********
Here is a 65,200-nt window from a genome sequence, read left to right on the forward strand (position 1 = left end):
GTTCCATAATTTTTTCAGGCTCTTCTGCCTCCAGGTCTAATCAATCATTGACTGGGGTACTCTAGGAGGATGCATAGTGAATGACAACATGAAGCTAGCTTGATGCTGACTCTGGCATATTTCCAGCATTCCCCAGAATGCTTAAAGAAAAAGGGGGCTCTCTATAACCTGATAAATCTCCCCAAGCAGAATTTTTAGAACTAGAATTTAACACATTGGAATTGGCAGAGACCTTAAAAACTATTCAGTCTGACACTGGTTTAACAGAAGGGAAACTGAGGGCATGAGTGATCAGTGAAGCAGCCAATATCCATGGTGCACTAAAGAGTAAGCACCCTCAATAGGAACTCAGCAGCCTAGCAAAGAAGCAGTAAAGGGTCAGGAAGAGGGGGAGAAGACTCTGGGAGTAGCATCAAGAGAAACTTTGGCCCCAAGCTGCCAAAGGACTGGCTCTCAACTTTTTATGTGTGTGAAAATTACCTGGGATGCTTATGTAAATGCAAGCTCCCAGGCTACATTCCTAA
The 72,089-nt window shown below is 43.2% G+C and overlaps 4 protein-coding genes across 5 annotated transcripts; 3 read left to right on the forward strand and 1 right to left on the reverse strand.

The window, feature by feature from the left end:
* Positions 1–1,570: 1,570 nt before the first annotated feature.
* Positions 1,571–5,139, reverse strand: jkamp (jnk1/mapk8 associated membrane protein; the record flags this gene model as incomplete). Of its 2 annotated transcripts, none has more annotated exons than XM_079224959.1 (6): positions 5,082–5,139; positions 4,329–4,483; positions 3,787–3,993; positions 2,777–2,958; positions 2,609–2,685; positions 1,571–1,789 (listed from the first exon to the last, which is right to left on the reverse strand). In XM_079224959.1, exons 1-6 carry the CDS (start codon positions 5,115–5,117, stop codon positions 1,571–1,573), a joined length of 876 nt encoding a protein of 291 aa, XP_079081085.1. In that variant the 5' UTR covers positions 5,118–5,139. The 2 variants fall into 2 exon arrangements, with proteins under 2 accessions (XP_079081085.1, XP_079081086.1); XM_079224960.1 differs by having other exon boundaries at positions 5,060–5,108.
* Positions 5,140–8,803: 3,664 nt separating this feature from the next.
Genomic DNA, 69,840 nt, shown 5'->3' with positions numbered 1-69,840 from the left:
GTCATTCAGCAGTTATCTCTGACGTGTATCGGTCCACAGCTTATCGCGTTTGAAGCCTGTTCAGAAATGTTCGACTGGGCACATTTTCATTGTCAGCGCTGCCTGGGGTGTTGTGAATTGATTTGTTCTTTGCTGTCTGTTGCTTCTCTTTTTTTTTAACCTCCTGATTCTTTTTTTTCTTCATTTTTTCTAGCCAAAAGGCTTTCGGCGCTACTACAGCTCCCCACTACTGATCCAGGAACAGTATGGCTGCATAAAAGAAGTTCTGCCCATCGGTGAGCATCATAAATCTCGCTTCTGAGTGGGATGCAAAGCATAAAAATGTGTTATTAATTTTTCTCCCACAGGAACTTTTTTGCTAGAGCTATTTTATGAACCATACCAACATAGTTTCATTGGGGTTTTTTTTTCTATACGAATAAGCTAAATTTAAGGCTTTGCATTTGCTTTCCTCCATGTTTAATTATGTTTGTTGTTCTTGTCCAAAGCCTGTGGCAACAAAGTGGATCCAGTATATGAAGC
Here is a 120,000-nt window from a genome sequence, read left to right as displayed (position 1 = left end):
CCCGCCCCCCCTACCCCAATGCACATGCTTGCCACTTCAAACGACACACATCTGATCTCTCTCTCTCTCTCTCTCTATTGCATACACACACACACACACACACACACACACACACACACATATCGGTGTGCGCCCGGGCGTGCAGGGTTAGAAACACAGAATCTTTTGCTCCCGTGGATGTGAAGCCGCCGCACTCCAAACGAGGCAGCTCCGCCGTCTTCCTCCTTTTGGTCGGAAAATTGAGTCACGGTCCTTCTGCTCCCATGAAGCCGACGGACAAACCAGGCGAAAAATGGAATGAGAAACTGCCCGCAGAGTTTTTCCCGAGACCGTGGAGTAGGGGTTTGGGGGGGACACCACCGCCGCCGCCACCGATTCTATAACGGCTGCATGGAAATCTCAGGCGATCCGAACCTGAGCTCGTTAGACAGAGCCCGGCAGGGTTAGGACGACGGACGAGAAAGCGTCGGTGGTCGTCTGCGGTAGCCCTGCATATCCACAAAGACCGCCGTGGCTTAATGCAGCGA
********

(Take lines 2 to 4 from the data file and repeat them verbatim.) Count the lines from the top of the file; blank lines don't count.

GTTCCATAATTTTTTCAGGCTCTTCTGCCTCCAGGTCTAATCAATCATTGACTGGGGTACTCTAGGAGGATGCATAGTGAATGACAACATGAAGCTAGCTTGATGCTGACTCTGGCATATTTCCAGCATTCCCCAGAATGCTTAAAGAAAAAGGGGGCTCTCTATAACCTGATAAATCTCCCCAAGCAGAATTTTTAGAACTAGAATTTAACACATTGGAATTGGCAGAGACCTTAAAAACTATTCAGTCTGACACTGGTTTAACAGAAGGGAAACTGAGGGCATGAGTGATCAGTGAAGCAGCCAATATCCATGGTGCACTAAAGAGTAAGCACCCTCAATAGGAACTCAGCAGCCTAGCAAAGAAGCAGTAAAGGGTCAGGAAGAGGGGGAGAAGACTCTGGGAGTAGCATCAAGAGAAACTTTGGCCCCAAGCTGCCAAAGGACTGGCTCTCAACTTTTTATGTGTGTGAAAATTACCTGGGATGCTTATGTAAATGCAAGCTCCCAGGCTACATTCCTAA
The 72,089-nt window shown below is 43.2% G+C and overlaps 4 protein-coding genes across 5 annotated transcripts; 3 read left to right on the forward strand and 1 right to left on the reverse strand.

The window, feature by feature from the left end: